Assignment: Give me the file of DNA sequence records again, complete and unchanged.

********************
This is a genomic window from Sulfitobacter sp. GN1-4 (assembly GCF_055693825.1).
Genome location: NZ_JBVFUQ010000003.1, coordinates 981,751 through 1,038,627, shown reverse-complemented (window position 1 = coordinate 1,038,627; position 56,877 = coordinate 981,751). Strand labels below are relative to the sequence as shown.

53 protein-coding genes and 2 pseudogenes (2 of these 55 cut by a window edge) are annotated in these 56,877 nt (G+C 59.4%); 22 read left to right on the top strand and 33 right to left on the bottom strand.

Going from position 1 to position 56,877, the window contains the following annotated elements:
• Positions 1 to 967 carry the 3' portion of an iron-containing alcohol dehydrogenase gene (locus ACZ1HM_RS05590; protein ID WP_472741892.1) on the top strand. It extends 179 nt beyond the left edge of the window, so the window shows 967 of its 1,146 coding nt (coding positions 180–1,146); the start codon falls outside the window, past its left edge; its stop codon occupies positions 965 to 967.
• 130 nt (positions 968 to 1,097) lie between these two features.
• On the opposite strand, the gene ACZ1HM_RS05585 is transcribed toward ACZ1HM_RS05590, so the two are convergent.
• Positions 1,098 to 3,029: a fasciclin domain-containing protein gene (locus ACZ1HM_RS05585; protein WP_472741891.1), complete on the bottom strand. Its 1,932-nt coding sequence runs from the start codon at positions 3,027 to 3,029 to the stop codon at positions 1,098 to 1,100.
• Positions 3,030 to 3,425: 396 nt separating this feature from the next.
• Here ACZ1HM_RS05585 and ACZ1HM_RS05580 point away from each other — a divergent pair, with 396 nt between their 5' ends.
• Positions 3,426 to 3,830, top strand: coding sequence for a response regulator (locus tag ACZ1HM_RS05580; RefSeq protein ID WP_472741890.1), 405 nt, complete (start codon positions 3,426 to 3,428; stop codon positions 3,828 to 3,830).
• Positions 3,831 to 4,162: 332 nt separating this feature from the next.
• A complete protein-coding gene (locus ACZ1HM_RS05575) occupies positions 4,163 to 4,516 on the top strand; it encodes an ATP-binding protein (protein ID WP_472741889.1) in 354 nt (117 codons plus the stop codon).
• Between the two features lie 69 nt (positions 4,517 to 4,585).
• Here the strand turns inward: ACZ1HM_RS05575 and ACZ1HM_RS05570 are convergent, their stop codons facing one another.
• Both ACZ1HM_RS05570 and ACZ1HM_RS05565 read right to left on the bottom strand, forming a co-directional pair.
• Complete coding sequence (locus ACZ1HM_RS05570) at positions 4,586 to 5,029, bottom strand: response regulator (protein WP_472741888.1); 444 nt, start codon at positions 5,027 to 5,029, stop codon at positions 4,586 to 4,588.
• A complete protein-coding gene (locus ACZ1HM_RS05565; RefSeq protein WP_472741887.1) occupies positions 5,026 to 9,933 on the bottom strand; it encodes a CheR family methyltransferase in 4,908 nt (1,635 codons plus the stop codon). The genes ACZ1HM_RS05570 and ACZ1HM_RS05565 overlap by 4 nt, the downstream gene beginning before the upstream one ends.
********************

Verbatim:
This is a genomic window from Sulfitobacter sp. GN1-4 (assembly GCF_055693825.1).
Genome location: NZ_JBVFUQ010000003.1, coordinates 981,751 through 1,038,627, shown reverse-complemented (window position 1 = coordinate 1,038,627; position 56,877 = coordinate 981,751). Strand labels below are relative to the sequence as shown.

53 protein-coding genes and 2 pseudogenes (2 of these 55 cut by a window edge) are annotated in these 56,877 nt (G+C 59.4%); 22 read left to right on the top strand and 33 right to left on the bottom strand.

Going from position 1 to position 56,877, the window contains the following annotated elements:
• Positions 1 to 967 carry the 3' portion of an iron-containing alcohol dehydrogenase gene (locus ACZ1HM_RS05590; protein ID WP_472741892.1) on the top strand. It extends 179 nt beyond the left edge of the window, so the window shows 967 of its 1,146 coding nt (coding positions 180–1,146); the start codon falls outside the window, past its left edge; its stop codon occupies positions 965 to 967.
• 130 nt (positions 968 to 1,097) lie between these two features.
• On the opposite strand, the gene ACZ1HM_RS05585 is transcribed toward ACZ1HM_RS05590, so the two are convergent.
• Positions 1,098 to 3,029: a fasciclin domain-containing protein gene (locus ACZ1HM_RS05585; protein WP_472741891.1), complete on the bottom strand. Its 1,932-nt coding sequence runs from the start codon at positions 3,027 to 3,029 to the stop codon at positions 1,098 to 1,100.
• Positions 3,030 to 3,425: 396 nt separating this feature from the next.
• Here ACZ1HM_RS05585 and ACZ1HM_RS05580 point away from each other — a divergent pair, with 396 nt between their 5' ends.
• Positions 3,426 to 3,830, top strand: coding sequence for a response regulator (locus tag ACZ1HM_RS05580; RefSeq protein ID WP_472741890.1), 405 nt, complete (start codon positions 3,426 to 3,428; stop codon positions 3,828 to 3,830).
• Positions 3,831 to 4,162: 332 nt separating this feature from the next.
• A complete protein-coding gene (locus ACZ1HM_RS05575) occupies positions 4,163 to 4,516 on the top strand; it encodes an ATP-binding protein (protein ID WP_472741889.1) in 354 nt (117 codons plus the stop codon).
• Between the two features lie 69 nt (positions 4,517 to 4,585).
• Here the strand turns inward: ACZ1HM_RS05575 and ACZ1HM_RS05570 are convergent, their stop codons facing one another.
• Both ACZ1HM_RS05570 and ACZ1HM_RS05565 read right to left on the bottom strand, forming a co-directional pair.
• Complete coding sequence (locus ACZ1HM_RS05570) at positions 4,586 to 5,029, bottom strand: response regulator (protein WP_472741888.1); 444 nt, start codon at positions 5,027 to 5,029, stop codon at positions 4,586 to 4,588.
• A complete protein-coding gene (locus ACZ1HM_RS05565; RefSeq protein WP_472741887.1) occupies positions 5,026 to 9,933 on the bottom strand; it encodes a CheR family methyltransferase in 4,908 nt (1,635 codons plus the stop codon). The genes ACZ1HM_RS05570 and ACZ1HM_RS05565 overlap by 4 nt, the downstream gene beginning before the upstream one ends.